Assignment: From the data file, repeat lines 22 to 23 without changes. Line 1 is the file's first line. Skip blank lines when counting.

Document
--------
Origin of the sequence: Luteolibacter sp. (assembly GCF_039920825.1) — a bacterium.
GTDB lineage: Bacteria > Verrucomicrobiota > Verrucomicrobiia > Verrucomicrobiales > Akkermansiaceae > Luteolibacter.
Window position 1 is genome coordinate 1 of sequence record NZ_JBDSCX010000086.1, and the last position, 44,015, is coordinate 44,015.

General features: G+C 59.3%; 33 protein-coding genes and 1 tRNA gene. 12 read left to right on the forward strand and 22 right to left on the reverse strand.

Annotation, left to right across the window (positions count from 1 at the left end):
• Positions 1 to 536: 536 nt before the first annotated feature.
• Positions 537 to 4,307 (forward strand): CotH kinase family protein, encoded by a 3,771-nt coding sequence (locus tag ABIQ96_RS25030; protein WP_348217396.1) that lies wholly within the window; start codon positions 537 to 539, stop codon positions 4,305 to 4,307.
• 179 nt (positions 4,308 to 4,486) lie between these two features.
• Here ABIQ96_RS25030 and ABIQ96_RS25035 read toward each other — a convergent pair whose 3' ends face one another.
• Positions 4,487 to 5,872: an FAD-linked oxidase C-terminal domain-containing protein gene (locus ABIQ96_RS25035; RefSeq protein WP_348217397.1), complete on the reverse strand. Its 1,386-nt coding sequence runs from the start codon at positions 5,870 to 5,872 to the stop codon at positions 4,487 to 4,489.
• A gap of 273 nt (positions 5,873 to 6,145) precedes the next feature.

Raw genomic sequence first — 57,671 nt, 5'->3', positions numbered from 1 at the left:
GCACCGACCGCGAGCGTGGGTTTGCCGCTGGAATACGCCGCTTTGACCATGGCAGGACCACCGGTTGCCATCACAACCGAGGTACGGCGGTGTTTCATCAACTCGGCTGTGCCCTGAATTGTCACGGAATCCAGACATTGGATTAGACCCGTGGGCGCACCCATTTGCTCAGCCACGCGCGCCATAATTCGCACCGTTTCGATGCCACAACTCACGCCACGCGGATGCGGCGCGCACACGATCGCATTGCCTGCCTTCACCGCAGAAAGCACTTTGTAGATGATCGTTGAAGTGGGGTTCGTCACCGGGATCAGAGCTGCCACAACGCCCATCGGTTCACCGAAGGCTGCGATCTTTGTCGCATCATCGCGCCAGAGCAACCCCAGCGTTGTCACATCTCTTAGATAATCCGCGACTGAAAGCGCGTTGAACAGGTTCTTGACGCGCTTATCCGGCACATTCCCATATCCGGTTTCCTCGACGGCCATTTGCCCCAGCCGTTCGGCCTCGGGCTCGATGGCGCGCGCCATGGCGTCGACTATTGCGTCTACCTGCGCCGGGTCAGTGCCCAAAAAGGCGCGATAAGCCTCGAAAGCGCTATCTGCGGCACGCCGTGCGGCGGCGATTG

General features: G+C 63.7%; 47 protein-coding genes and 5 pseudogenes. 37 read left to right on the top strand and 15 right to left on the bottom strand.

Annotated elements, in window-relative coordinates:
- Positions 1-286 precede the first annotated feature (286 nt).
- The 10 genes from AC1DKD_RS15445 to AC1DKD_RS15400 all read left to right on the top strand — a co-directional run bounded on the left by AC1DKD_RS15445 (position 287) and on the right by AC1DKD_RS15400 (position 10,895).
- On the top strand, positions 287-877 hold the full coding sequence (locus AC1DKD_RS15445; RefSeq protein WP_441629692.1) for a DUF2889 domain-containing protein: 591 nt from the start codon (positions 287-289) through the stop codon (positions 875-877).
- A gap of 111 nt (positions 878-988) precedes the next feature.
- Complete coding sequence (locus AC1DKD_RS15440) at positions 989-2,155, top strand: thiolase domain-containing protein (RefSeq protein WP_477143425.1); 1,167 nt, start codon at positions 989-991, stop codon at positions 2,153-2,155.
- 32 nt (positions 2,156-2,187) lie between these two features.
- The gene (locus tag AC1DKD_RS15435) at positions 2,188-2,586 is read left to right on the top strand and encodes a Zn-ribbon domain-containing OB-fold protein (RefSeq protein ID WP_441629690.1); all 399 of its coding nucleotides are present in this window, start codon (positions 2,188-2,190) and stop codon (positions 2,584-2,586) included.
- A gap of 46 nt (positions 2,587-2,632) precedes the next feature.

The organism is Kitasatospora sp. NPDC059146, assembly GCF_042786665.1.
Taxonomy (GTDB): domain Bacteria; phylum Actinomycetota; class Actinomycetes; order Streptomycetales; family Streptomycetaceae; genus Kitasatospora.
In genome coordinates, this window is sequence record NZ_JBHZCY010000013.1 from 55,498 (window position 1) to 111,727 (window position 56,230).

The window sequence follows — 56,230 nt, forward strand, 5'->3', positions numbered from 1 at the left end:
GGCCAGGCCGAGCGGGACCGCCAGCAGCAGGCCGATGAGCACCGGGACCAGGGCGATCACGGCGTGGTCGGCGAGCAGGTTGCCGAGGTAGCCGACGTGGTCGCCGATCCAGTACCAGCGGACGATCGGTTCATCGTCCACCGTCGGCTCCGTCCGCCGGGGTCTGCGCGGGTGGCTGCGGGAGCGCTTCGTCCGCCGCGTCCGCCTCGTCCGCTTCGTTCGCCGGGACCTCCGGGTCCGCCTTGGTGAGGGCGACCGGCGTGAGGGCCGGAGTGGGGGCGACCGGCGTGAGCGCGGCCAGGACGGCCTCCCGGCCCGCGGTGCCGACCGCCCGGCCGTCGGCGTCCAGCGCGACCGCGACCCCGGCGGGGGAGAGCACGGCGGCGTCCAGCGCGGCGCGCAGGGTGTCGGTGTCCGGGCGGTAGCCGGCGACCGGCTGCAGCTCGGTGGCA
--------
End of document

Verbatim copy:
- The gene (locus tag AC1DKD_RS15435) at positions 2,188-2,586 is read left to right on the top strand and encodes a Zn-ribbon domain-containing OB-fold protein (RefSeq protein ID WP_441629690.1); all 399 of its coding nucleotides are present in this window, start codon (positions 2,188-2,190) and stop codon (positions 2,584-2,586) included.
- A gap of 46 nt (positions 2,587-2,632) precedes the next feature.